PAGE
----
Thanks for this Crelston,
it sounds like a repeat of the Jessica, which ran aground at the same place in early 2001 - but the Jessica was a small oil - bunker fuel ship, and it ended up spilling most of that into the sea. This one (The "Orca") is a cargo ship, and the park reports that it is succeeding in getting most of the fuel from its tanks out.
I wonder how many ships have to run aground before the word gets out to sail around Arrecife Schiavoni, not over it<g>. As for the ship's name, what on earth does "Galapaface I" mean? There's no such word in any language that I know of.
I'm going to Quito and Guayaquil next week for the "Satan" film screenings -- it's tempting to fly out for a quick look, but I guess I'll resist temptation. Oh well.
I haven't been able to find updates on the situation. Have they been able to successfully remove the fuel to avoid a spill?
It's a puzzlement -- lots of news reports cite "National Park authorities" (or similar), but there's not a word about this on the galapagospark.org website. Also interesting -- no one has stated if the ship went aground at Arrecife Schiavoni, as did the Jessica and others. They all say "near Puerto B. Moreno" without giving a specific location. But comparing the photos of Jessica and Galapaface, it sure looks like they came to grief at the same spot.
A recent update I saw said the 14,000 gallons of the 16,000 gallons of fuel have been removed and the owners have brought in a tug to help the team of salvation folks already on scene: tradewindsnews.com/casualties/337378/aground… .
trip reports (and much more) at http://galapagos2009.wordpress.com/
The updates I get from the park indicate that the fuel has all but been safely removed, and that the ship`s name is "Orca".
I guess I'm looking in the wrong place(s), but I can't find a word from GNP on this. And as for the ship name, "Galapaface I" is painted on the hull. I wonder where "Orca" came from?
This just came in seconds ago - noting that the ship is starting to list a little more. My guess is that this one will join the Jessica, and eventually fall to pieces and become another scuba diving interest point. The name here is quoted as "Galapaface"...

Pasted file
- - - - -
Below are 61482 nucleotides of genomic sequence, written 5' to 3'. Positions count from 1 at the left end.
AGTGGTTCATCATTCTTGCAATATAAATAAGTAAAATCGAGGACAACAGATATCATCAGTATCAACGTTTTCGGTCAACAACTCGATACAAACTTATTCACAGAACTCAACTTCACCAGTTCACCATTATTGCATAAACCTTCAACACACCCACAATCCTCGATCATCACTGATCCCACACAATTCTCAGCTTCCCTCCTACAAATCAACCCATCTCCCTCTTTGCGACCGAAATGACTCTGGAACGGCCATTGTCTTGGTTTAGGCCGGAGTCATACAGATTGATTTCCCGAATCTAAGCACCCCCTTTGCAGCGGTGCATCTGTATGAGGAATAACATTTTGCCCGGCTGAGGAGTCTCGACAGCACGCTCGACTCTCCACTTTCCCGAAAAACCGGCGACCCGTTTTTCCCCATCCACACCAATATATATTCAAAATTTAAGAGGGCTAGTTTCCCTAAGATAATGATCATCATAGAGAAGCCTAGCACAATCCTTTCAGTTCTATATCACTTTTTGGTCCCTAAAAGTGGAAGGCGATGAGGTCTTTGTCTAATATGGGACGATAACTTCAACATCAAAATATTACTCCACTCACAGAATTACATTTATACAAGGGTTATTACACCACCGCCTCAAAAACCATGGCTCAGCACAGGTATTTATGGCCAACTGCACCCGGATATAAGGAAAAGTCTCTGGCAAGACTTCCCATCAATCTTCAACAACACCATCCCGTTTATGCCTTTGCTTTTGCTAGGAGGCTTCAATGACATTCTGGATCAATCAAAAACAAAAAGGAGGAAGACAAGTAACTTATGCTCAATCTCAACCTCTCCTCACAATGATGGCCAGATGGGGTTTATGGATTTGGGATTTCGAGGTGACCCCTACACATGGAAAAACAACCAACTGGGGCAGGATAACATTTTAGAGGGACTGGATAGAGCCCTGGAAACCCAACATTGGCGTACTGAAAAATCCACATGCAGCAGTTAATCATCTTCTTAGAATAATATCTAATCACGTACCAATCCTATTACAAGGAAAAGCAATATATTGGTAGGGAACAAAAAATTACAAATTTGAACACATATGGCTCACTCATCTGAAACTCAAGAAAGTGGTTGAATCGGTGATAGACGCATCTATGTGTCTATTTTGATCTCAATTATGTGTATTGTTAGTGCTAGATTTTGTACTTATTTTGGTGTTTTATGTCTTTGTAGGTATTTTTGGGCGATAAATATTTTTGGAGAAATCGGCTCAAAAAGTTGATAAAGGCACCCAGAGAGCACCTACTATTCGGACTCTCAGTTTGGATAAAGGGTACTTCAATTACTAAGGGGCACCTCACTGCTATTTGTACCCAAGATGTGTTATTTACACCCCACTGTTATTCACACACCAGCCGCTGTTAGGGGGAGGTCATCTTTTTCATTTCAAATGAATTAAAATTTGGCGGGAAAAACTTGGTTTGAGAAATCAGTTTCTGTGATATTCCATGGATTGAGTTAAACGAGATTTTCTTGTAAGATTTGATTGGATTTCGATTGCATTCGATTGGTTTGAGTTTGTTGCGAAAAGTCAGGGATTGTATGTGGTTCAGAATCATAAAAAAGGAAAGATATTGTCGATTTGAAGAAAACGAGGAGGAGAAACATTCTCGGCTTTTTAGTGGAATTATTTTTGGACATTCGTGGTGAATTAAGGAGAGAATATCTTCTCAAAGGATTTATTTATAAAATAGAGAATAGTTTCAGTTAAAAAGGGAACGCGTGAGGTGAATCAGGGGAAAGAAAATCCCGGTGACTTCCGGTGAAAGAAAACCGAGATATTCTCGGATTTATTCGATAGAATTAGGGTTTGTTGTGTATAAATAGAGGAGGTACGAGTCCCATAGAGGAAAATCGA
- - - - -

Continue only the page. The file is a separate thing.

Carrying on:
Esta mañana, el Comité de Operaciones de Emergencia (COE) de San Cristóbal evaluó la situación del barco Galapaface I, varado en Punta Carola, desde el pasado viernes, dado que las condiciones oceanográficas presentes durante esta madrugada provocaron la inclinación de la embarcación hacia su lado izquierdo.
La evaluación determinó que la situación actual de la embarcación amerita mayores esfuerzos por lo que se activó el Comité de Operaciones de Emergencia (COE) a nivel provincial, presidido por el Gobernador, Jorge Torres, a fin de canalizar acciones regionales para el salvataje de la nave.
El Ministerio del Ambiente, a través de la Dirección del Parque Nacional Galápagos (DPNG), mantiene un monitoreo permanente en la zona del encallamiento para medir y mitigar las posibles afectaciones ambientales que se produjeran.
Desde el día del siniestro, los técnicos de la DPNG han colocado barreras de contención de derrames y paños absorbentes de hidrocarburos alrededor de la nave para evitar la dispersión de cualquier producto que pudiera salir del barco. Otro grupo de funcionarios están inspeccionando las orillas para evaluar las condiciones de la zona.
Al momento, las Sea Ranger 7 y Sea Ranger 3 (lanchas rápidas), de la DPNG, se mantienen alrededor del Galapaface I, para asistir a la tripulación de la nave ante cualquier necesidad.
Here is the latest news on the incident. The salvage process is going to take a while, but at least the environmental concerns are very minor:
Quito (AFP) - An Ecuadoran freighter ran aground in the Galapagos islands, but "for the moment" does not pose a threat to the Pacific archipelago's unique environment, the Galapagos National Park said.
The vessel, which ran aground off the island of San Cristobal, was carrying 16,000 gallons (more than 60,000 liters) of fuel oil. Currently about 14,000 gallons have been removed.
An inspection "confirmed that the part of the vessel that is on the rocks is distant from the fuel tanks," the park said.
"So for the moment it does not represent an environmental risk," it added.
Authorities, however, were drawing up contingency plans in case of a spill, it said.
The ship's cargo also is being offloaded to make it lighter in hopes that a high tide will lift it off the rocks.
The Ecuadoran-owned island chain, which is located 600 miles (1,000 kilometers) from the mainland, is famous for unique flora and fauna studied by Charles Darwin during the voyage of the Beagle as he developed his theory of evolution.